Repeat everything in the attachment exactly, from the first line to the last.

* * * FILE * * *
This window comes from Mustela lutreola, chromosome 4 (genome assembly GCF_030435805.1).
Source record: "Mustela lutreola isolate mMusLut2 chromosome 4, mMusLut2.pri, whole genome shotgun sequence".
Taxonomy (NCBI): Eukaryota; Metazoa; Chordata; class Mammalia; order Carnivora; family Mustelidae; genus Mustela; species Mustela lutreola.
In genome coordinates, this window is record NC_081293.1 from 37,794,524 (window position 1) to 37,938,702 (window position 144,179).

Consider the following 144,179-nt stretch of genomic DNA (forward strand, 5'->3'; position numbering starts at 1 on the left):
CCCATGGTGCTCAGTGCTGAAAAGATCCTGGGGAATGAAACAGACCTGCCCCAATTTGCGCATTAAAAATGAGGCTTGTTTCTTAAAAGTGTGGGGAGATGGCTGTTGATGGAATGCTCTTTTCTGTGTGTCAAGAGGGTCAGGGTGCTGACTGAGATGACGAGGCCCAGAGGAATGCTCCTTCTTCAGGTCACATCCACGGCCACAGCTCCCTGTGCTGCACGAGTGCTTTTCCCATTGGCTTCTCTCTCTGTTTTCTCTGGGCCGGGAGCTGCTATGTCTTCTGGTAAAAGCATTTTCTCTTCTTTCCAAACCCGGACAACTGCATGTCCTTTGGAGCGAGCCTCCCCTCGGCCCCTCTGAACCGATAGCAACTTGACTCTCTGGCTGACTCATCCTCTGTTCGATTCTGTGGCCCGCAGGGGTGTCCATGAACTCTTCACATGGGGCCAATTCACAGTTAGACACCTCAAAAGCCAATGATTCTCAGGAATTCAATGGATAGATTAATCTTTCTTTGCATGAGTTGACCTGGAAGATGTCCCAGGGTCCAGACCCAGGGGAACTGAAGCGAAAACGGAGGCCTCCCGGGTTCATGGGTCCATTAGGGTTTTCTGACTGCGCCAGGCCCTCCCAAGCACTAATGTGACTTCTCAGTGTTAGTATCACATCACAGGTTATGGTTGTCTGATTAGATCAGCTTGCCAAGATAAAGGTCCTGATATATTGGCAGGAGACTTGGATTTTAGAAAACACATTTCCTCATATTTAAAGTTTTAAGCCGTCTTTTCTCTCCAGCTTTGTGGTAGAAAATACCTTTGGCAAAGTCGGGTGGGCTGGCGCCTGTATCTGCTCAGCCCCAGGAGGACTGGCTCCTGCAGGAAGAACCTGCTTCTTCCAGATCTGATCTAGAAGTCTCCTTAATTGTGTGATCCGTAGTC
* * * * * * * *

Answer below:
This window comes from Mustela lutreola, chromosome 4 (genome assembly GCF_030435805.1).
Source record: "Mustela lutreola isolate mMusLut2 chromosome 4, mMusLut2.pri, whole genome shotgun sequence".
Taxonomy (NCBI): Eukaryota; Metazoa; Chordata; class Mammalia; order Carnivora; family Mustelidae; genus Mustela; species Mustela lutreola.
In genome coordinates, this window is record NC_081293.1 from 37,794,524 (window position 1) to 37,938,702 (window position 144,179).

Consider the following 144,179-nt stretch of genomic DNA (forward strand, 5'->3'; position numbering starts at 1 on the left):
CCCATGGTGCTCAGTGCTGAAAAGATCCTGGGGAATGAAACAGACCTGCCCCAATTTGCGCATTAAAAATGAGGCTTGTTTCTTAAAAGTGTGGGGAGATGGCTGTTGATGGAATGCTCTTTTCTGTGTGTCAAGAGGGTCAGGGTGCTGACTGAGATGACGAGGCCCAGAGGAATGCTCCTTCTTCAGGTCACATCCACGGCCACAGCTCCCTGTGCTGCACGAGTGCTTTTCCCATTGGCTTCTCTCTCTGTTTTCTCTGGGCCGGGAGCTGCTATGTCTTCTGGTAAAAGCATTTTCTCTTCTTTCCAAACCCGGACAACTGCATGTCCTTTGGAGCGAGCCTCCCCTCGGCCCCTCTGAACCGATAGCAACTTGACTCTCTGGCTGACTCATCCTCTGTTCGATTCTGTGGCCCGCAGGGGTGTCCATGAACTCTTCACATGGGGCCAATTCACAGTTAGACACCTCAAAAGCCAATGATTCTCAGGAATTCAATGGATAGATTAATCTTTCTTTGCATGAGTTGACCTGGAAGATGTCCCAGGGTCCAGACCCAGGGGAACTGAAGCGAAAACGGAGGCCTCCCGGGTTCATGGGTCCATTAGGGTTTTCTGACTGCGCCAGGCCCTCCCAAGCACTAATGTGACTTCTCAGTGTTAGTATCACATCACAGGTTATGGTTGTCTGATTAGATCAGCTTGCCAAGATAAAGGTCCTGATATATTGGCAGGAGACTTGGATTTTAGAAAACACATTTCCTCATATTTAAAGTTTTAAGCCGTCTTTTCTCTCCAGCTTTGTGGTAGAAAATACCTTTGGCAAAGTCGGGTGGGCTGGCGCCTGTATCTGCTCAGCCCCAGGAGGACTGGCTCCTGCAGGAAGAACCTGCTTCTTCCAGATCTGATCTAGAAGTCTCCTTAATTGTGTGATCCGTAGTC